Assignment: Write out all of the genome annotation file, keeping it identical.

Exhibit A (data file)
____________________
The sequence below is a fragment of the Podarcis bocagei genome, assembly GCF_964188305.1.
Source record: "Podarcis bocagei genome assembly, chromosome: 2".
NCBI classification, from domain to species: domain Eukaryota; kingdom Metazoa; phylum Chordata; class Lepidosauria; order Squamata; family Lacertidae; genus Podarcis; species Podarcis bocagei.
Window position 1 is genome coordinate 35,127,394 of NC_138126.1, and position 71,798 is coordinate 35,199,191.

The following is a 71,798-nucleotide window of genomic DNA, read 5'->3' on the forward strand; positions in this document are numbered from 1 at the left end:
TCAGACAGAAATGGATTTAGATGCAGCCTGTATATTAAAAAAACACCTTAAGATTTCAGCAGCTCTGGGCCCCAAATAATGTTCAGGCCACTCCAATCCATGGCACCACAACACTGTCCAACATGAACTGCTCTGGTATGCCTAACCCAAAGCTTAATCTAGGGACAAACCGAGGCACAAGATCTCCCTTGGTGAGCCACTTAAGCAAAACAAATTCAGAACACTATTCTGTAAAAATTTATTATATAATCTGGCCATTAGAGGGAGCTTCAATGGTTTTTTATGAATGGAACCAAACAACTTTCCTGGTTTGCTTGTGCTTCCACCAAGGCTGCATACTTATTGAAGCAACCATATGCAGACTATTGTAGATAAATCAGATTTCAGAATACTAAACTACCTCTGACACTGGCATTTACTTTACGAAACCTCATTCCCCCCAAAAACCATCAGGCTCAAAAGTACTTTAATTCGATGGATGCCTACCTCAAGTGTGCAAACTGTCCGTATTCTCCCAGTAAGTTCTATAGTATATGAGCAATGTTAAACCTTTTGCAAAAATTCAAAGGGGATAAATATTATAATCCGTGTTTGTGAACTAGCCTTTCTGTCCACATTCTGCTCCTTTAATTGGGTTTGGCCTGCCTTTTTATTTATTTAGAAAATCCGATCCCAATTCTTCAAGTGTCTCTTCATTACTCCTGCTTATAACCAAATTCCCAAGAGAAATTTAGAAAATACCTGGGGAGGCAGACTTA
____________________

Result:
The sequence below is a fragment of the Podarcis bocagei genome, assembly GCF_964188305.1.
Source record: "Podarcis bocagei genome assembly, chromosome: 2".
NCBI classification, from domain to species: domain Eukaryota; kingdom Metazoa; phylum Chordata; class Lepidosauria; order Squamata; family Lacertidae; genus Podarcis; species Podarcis bocagei.
Window position 1 is genome coordinate 35,127,394 of NC_138126.1, and position 71,798 is coordinate 35,199,191.

The following is a 71,798-nucleotide window of genomic DNA, read 5'->3' on the forward strand; positions in this document are numbered from 1 at the left end:
TCAGACAGAAATGGATTTAGATGCAGCCTGTATATTAAAAAAACACCTTAAGATTTCAGCAGCTCTGGGCCCCAAATAATGTTCAGGCCACTCCAATCCATGGCACCACAACACTGTCCAACATGAACTGCTCTGGTATGCCTAACCCAAAGCTTAATCTAGGGACAAACCGAGGCACAAGATCTCCCTTGGTGAGCCACTTAAGCAAAACAAATTCAGAACACTATTCTGTAAAAATTTATTATATAATCTGGCCATTAGAGGGAGCTTCAATGGTTTTTTATGAATGGAACCAAACAACTTTCCTGGTTTGCTTGTGCTTCCACCAAGGCTGCATACTTATTGAAGCAACCATATGCAGACTATTGTAGATAAATCAGATTTCAGAATACTAAACTACCTCTGACACTGGCATTTACTTTACGAAACCTCATTCCCCCCAAAAACCATCAGGCTCAAAAGTACTTTAATTCGATGGATGCCTACCTCAAGTGTGCAAACTGTCCGTATTCTCCCAGTAAGTTCTATAGTATATGAGCAATGTTAAACCTTTTGCAAAAATTCAAAGGGGATAAATATTATAATCCGTGTTTGTGAACTAGCCTTTCTGTCCACATTCTGCTCCTTTAATTGGGTTTGGCCTGCCTTTTTATTTATTTAGAAAATCCGATCCCAATTCTTCAAGTGTCTCTTCATTACTCCTGCTTATAACCAAATTCCCAAGAGAAATTTAGAAAATACCTGGGGAGGCAGACTTA